AU - Pochettino, Alberto

AU - Schaff, Hartzell V

AU - Suri, Rakesh M.

AU - Stulak, John M.

AU - Dearani, Joseph A.

PY - 2014/11/1

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N2 - Conclusions Operative morbidity and mortality rates are significant after repair of acute ascending aorta dissection. Aortic root surgery can be performed without an apparent increase in the prevalence of operative morbidity or mortality; however, patients remain at risk of subsequent aortic root or valve surgery.Objective Limited long-term outcome data are available on survival and the need for aortic root or valve reoperation after surgery for acute ascending aorta dissection. We report our 42-year experience.Methods We reviewed the records of 269 patients who had undergone surgery for acute ascending aorta dissection from July 1969 to June 2011. The mean age at surgery was 62.1 ± 15.2 years, and 181 were men (67.3%). The distal operation was limited to hemiarch replacement. The proximal aortic operation groups included a composite valve conduit in 66 patients (24.5%), aortic root repair in 112 (41.6%), and isolated supracoronary ascending aorta replacement in 91 (33.8%).Results Operative morbidity occurred in 224 patients (83.3%) and mortality in 44 (16.4%), with similar rates among the groups (P =.894 and P =.466, respectively). The mean follow-up was 9.7 ± 7.5 years. The Kaplan-Meier survival estimate at 10 and 20 years was 65.5% ± 3.6% and 28.7% ± 4.3%, respectively, and was similar among the groups (P =.227). Reoperation on the aortic root or valve occurred in 20 patients (8.9%) at a median of 6.8 years (range, 0.2-20.3). The freedom from reoperation rate at 10 and 20 years was 91.5% ± 2.3% and 79.3% ± 6.1%, respectively, with no difference among the groups (P =.605).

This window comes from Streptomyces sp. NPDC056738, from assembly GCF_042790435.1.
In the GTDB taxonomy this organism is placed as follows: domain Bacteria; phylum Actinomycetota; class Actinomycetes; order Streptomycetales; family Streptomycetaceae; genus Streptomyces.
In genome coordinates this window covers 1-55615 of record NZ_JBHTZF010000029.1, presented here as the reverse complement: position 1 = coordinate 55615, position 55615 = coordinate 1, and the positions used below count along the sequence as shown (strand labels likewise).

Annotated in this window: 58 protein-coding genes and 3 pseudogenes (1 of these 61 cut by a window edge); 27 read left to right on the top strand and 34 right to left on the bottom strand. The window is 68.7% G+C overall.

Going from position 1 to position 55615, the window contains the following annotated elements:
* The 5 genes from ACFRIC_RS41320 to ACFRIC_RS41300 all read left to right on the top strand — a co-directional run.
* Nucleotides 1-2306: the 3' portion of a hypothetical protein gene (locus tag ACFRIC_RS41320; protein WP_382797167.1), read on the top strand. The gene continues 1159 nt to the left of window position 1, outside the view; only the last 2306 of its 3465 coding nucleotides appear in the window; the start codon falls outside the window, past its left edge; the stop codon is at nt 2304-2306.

AB - Conclusions Operative morbidity and mortality rates are significant after repair of acute ascending aorta dissection. Aortic root surgery can be performed without an apparent increase in the prevalence of operative morbidity or mortality; however, patients remain at risk of subsequent aortic root or valve surgery.Objective Limited long-term outcome data are available on survival and the need for aortic root or valve reoperation after surgery for acute ascending aorta dissection. We report our 42-year experience.Methods We reviewed the records of 269 patients who had undergone surgery for acute ascending aorta dissection from July 1969 to June 2011. The mean age at surgery was 62.1 ± 15.2 years, and 181 were men (67.3%). The distal operation was limited to hemiarch replacement. The proximal aortic operation groups included a composite valve conduit in 66 patients (24.5%), aortic root repair in 112 (41.6%), and isolated supracoronary ascending aorta replacement in 91 (33.8%).Results Operative morbidity occurred in 224 patients (83.3%) and mortality in 44 (16.4%), with similar rates among the groups (P =.894 and P =.466, respectively). The mean follow-up was 9.7 ± 7.5 years. The Kaplan-Meier survival estimate at 10 and 20 years was 65.5% ± 3.6% and 28.7% ± 4.3%, respectively, and was similar among the groups (P =.227). Reoperation on the aortic root or valve occurred in 20 patients (8.9%) at a median of 6.8 years (range, 0.2-20.3). The freedom from reoperation rate at 10 and 20 years was 91.5% ± 2.3% and 79.3% ± 6.1%, respectively, with no difference among the groups (P =.605).